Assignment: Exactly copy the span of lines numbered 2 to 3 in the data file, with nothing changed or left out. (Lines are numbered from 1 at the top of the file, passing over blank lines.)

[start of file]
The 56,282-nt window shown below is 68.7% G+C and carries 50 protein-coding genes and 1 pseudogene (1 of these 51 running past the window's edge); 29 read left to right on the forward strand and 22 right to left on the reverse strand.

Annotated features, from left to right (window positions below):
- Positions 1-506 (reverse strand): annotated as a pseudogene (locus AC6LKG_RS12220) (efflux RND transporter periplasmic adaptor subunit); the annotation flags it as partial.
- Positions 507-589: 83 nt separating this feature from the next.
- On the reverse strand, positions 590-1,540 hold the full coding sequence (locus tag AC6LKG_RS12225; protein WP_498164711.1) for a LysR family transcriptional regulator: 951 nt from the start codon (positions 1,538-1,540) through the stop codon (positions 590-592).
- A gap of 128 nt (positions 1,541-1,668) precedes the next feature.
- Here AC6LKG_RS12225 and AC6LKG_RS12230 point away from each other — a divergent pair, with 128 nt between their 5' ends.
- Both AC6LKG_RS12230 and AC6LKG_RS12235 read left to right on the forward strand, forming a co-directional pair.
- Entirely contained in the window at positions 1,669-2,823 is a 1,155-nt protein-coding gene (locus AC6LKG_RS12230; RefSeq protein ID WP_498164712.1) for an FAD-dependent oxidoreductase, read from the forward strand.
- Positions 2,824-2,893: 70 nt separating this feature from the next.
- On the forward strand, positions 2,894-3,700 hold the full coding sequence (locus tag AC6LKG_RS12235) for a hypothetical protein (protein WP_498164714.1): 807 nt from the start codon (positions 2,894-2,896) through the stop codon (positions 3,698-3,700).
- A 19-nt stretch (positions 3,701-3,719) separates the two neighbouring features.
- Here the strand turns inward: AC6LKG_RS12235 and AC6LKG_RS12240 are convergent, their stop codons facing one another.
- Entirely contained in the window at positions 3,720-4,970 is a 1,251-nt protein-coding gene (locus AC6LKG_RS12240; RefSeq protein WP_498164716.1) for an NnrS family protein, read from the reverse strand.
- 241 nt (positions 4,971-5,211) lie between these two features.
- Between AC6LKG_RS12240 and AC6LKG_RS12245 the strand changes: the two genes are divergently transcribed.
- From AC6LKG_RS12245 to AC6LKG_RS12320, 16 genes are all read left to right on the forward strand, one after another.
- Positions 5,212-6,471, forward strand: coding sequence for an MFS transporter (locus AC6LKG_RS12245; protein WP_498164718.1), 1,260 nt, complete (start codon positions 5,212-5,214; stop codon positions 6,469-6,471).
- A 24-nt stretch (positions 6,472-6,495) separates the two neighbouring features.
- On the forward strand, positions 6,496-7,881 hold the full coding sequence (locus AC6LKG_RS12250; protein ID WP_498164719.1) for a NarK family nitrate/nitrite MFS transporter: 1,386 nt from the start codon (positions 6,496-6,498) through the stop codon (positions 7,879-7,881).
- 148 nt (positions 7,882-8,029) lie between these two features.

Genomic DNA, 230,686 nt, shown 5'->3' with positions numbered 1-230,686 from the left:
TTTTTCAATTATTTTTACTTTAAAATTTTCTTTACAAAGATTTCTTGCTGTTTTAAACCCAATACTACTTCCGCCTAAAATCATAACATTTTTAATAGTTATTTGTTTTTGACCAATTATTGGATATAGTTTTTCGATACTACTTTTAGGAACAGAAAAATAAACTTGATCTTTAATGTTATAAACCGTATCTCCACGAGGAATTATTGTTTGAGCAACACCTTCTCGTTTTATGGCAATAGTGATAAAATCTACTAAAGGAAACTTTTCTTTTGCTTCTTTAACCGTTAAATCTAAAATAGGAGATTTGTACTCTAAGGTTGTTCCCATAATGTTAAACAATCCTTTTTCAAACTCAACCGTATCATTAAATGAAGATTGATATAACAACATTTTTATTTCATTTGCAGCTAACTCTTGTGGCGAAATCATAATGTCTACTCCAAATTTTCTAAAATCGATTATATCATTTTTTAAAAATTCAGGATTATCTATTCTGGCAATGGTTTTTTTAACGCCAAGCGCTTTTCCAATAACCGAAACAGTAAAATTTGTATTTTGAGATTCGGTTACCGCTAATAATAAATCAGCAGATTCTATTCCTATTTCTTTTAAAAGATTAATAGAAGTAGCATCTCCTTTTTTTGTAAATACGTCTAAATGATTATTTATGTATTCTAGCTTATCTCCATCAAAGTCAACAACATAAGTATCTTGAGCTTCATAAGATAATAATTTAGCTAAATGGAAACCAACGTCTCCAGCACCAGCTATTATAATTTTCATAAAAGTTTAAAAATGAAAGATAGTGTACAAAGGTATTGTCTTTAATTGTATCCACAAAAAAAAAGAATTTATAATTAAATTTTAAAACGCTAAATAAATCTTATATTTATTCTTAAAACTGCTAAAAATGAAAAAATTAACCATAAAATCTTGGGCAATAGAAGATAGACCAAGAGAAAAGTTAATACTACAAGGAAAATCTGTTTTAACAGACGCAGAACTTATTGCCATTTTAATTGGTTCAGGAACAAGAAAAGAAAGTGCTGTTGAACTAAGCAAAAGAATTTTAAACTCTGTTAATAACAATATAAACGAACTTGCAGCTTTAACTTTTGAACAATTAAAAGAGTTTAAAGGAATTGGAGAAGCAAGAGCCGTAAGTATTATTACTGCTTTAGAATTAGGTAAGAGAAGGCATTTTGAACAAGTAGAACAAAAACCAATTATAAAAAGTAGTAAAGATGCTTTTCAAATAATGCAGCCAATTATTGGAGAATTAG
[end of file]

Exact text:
Annotated features, from left to right (window positions below):
- Positions 1-506 (reverse strand): annotated as a pseudogene (locus AC6LKG_RS12220) (efflux RND transporter periplasmic adaptor subunit); the annotation flags it as partial.